A major challenge in ecotoxicology is to understand the effects of multiple toxicants on organisms. Here we assess the effects on survival, weight change, cocoon production and metabolism caused by exposure to two similarly acting (imidacloprid/thiacloprid) and two dissimilarly acting (chlorpyrifos/Nickel) chemicals on the earthworm Lumbricus rubellus. We assessed the standard models of concentration addition (CA) and independent action (IA), in conjunction with a metabolomics based approach to elucidate mechanisms of effect. For imidacloprid and thiacloprid the reproductive effects indicated probable additivity. Although this suggests joint effects through a similar mechanism, metabolite changes for each pesticide actually indicated distinct effects. Further, earthworms exposed to a 0.5 toxic unit equitoxic mixture demonstrated metabolic effects intermediate between those for each pesticide, indicating a non-interactive, independent joint effect. For higher effect level mixtures (1 and 1.5 toxic units), metabolite changes associated with thiacloprid exposure began to dominate. The metabolomic effects of the two dissimilarly acting chemicals were distinct, confirming separate modes of action and both proved more toxic than anticipated from previous studies. In the mixtures, phenotypic effects were in accordance with IA estimates, while metabolite changes were dominated by Ni effects, even though chlorpyrifos contributed most to reproductive toxicity. This could be attributed to the greater systematic effect of Ni when compared to the more specifically acting chlorpyrifos.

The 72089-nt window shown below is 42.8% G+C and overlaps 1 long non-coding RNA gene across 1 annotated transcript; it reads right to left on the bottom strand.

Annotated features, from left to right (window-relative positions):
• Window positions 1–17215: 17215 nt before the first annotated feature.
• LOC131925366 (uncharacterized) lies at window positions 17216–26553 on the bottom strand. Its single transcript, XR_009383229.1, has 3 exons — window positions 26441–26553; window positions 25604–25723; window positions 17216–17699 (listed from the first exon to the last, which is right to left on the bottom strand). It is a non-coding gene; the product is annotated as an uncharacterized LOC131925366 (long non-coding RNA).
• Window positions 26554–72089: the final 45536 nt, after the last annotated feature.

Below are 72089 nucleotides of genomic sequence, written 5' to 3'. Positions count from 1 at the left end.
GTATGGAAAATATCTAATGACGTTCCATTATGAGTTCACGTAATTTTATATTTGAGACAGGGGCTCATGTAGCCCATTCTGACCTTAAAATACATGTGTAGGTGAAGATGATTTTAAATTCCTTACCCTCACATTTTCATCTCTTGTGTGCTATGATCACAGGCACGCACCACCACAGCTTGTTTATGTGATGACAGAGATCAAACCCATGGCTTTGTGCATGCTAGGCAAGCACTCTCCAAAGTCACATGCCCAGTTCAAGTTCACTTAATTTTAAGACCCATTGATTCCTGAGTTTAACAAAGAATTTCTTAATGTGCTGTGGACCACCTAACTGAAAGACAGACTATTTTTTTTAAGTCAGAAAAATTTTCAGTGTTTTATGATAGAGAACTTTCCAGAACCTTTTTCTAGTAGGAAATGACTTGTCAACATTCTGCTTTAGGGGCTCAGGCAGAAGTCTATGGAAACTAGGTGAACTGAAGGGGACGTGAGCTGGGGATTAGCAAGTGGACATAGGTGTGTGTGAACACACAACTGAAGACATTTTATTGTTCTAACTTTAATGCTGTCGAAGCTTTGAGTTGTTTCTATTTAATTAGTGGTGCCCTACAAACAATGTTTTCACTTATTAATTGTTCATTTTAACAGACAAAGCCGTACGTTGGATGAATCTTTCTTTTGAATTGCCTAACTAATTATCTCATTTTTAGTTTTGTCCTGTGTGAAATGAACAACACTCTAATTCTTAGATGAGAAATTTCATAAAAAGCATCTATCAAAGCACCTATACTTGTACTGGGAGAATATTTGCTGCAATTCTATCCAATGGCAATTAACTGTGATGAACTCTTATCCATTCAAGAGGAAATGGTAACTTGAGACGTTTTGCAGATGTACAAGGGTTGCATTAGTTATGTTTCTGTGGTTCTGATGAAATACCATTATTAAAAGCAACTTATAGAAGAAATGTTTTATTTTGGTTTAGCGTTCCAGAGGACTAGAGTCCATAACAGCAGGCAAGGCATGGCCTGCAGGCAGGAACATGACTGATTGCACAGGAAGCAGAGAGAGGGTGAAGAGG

|Number of pages||12|
|Publication status||Published - 01 Jul 2012|
- Additive effects
- System toxicology
- NEMATODE CAENORHABDITIS-ELEGANS